back to article iOS phone phlaw can UNMASK anonymous users on social media

Apple iThing users can be identified, images of their faces captured and their phones forced to call numbers – all thanks to coding schemes affecting Facebook, Google, and Twitter, among other sites and services, security researchers say. Attackers and pranksters can force iOS coding schemes to send an SMS or an instant …

  1. The Mole
    FAIL

    This seems to be a bog standard variation of cross site scripting and not trusting your input from Apple. It's basic security that operations that could potentially cost money should be authorized and that you can't trust the calling app to do so. Never mind privacy I'm off to setup a few premium rate phone numbers to force apple users into calling...

    1. Byz

      Well you'll have to write a native app first :)

      Do you want to sign up for some training courses?

      then you have to decide if you want to do it in Objective-C or Swift

      :D

      1. Raumkraut

        > Well you'll have to write a native app first :)

        Except the entire point of the article, if I understood correctly, is that an attacker doesn't need a native app of their own, they only need a website, and users to access said site with a non-Safari app which uses a web view (I imagine a lot of "native" wrapped-HTML5 apps do this).

        1. Byz

          We'll you read wrong

          It is quite clear that the leak is through third party apps like chrome.

          Do you actually program iOS apps?

          Or is are you just holding your finger in the air and seeing which way you think the wind is blowing?

          You can only use a web view via a native app, and then fire off the URL as an action from the webview.

          Google is blaming Apple here for an app that it wrote, whereas safari (written by apple) doesn't have this issue (yet uses the same web view). QED Google has written there app to the same standard as usual which is as water tight as sieve !!!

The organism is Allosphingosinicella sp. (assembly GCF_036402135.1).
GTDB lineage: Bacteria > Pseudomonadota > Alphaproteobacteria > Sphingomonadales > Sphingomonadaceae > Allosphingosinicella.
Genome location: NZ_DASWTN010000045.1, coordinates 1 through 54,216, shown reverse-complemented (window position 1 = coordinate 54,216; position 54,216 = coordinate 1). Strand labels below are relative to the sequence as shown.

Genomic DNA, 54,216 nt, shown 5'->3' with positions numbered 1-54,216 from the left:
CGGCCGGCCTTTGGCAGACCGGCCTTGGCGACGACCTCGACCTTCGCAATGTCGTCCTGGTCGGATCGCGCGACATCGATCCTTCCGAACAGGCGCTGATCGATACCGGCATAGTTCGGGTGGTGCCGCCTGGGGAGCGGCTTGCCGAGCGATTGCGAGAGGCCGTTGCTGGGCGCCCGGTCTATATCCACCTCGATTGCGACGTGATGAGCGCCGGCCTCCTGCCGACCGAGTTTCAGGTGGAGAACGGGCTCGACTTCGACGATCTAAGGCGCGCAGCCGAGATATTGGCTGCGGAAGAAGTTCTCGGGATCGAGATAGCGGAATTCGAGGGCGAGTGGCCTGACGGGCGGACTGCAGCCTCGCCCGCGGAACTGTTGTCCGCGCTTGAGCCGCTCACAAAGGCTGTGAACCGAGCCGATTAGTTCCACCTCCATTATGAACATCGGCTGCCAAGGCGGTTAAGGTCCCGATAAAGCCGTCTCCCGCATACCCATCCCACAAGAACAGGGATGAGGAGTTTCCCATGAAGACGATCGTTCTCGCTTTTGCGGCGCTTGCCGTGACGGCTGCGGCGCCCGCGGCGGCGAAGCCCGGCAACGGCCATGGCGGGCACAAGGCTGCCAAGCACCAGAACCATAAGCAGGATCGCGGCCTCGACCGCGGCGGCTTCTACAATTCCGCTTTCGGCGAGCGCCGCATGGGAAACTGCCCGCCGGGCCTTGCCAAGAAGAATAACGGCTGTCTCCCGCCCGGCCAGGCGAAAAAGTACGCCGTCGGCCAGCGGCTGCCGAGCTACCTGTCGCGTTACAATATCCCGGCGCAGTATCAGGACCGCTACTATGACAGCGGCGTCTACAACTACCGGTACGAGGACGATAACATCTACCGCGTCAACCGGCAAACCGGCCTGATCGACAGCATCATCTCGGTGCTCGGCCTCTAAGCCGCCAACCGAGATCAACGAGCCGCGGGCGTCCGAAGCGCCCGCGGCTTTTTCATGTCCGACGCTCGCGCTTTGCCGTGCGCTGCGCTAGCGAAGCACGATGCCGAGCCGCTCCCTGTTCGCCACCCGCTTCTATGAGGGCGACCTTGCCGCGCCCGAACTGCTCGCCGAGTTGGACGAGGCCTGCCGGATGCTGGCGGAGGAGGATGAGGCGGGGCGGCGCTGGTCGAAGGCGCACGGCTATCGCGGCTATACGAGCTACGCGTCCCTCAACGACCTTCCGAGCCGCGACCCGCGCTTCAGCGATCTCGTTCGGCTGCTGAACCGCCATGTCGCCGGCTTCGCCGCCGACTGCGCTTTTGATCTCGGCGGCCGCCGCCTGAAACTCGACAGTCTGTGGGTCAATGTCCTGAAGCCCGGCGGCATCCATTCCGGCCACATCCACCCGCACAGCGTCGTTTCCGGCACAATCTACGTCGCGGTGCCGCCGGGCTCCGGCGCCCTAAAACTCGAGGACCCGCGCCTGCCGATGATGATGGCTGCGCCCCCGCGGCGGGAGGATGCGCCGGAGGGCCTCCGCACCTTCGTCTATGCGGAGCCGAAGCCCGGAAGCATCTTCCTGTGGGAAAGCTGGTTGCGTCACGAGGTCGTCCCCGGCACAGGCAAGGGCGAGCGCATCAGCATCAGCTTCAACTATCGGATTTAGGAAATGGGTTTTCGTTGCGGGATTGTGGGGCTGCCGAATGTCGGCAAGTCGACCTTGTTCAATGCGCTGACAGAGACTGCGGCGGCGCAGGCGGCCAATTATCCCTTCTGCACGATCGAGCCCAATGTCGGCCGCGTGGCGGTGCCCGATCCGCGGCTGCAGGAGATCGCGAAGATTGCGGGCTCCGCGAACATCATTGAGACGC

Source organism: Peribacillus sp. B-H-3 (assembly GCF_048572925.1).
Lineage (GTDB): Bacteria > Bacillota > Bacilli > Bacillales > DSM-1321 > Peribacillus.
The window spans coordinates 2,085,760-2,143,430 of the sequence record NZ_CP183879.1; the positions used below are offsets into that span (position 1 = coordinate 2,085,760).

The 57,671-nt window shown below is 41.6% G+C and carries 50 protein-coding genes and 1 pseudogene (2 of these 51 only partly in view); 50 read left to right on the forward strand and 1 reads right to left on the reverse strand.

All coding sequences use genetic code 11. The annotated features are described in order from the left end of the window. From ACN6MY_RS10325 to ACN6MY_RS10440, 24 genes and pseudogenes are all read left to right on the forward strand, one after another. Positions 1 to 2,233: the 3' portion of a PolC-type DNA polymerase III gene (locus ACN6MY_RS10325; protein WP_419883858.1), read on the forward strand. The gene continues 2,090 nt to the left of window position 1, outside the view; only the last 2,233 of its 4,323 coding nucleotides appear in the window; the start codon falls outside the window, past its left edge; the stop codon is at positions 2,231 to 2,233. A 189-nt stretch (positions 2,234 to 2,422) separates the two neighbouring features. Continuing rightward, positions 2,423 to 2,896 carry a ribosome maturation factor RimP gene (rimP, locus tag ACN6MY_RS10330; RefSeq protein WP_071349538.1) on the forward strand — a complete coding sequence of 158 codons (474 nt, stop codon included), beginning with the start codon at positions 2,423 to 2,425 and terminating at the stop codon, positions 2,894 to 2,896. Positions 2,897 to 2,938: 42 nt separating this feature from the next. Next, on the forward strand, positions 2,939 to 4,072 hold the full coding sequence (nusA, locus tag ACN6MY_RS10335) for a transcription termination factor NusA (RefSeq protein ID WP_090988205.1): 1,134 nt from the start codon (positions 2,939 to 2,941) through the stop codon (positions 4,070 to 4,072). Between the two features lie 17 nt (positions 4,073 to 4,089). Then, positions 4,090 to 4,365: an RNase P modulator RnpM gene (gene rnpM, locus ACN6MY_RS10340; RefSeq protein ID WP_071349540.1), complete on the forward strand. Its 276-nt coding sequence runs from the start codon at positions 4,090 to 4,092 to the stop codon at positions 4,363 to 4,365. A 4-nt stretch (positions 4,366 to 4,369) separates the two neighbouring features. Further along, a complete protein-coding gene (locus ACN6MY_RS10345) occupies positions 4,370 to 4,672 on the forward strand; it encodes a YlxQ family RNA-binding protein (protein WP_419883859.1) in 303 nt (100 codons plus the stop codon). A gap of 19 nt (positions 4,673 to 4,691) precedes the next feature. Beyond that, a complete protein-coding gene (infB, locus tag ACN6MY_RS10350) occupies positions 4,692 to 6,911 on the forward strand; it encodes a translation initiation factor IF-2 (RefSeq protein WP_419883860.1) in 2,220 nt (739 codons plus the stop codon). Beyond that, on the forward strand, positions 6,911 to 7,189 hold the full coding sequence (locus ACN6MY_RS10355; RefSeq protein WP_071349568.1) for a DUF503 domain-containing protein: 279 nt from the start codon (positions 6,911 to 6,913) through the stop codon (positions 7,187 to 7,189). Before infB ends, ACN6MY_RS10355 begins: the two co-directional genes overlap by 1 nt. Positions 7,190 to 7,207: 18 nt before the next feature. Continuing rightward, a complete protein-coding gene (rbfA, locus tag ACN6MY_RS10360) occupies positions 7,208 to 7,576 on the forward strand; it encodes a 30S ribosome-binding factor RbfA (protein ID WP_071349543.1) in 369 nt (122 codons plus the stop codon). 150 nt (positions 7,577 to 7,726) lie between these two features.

1. VinceH Silver badge

            "Google is blaming Apple here for an app that it wrote, whereas safari (written by apple) doesn't have this issue (yet uses the same web view). QED Google has written there app to the same standard as usual which is as water tight as sieve !!!"

            WTF?

            If the platform itself doesn't prevent this, then the platform itself - and therefore its provider/developer - is at fault. That's iOs, and therefore Apple.

  2. RyokuMas Silver badge
    Holmes

    There's no such thing as a secure platform...

    Anything can be broken into - it's just whether or not the effort of doing so is justified by the potential returns.

    1. Toothpick

      Re: There's no such thing as a secure platform...

      Not sure why you have been down voted here. Very sensible comment. Have an up vote

      1. Byz

        Re: There's no such thing as a secure platform...

        Indeed a very good comment.

        If you have a Turing complete programming language (and both Objective-C and Swift are Turing Complete) there is always a way to subvert the system. The problems get caught in the testing.

      2. Roo
        Windows

        Re: There's no such thing as a secure platform...

        "Not sure why you have been down voted here. Very sensible comment. Have an up vote"

        I can't speak for the down voter but that comment stated the bleeding obvious. The fact remains that Apple have made iOS remotely exploitable by design. It's a web security 101 level of screw up, the good news is that it should be trivial to fix in iOS, the bad news is that folks are asking apps to fix it instead because they don't want to face the idea that Apple might have screwed the security pooch.

        1. Roo
          Windows

          Re: There's no such thing as a secure platform...

          "Apple might have screwed the security pooch."

          Nice to see some upvotes shielding the bearer of bad tidings. Thank you. :)

        2. AndyDent

          Re: There's no such thing as a secure platform...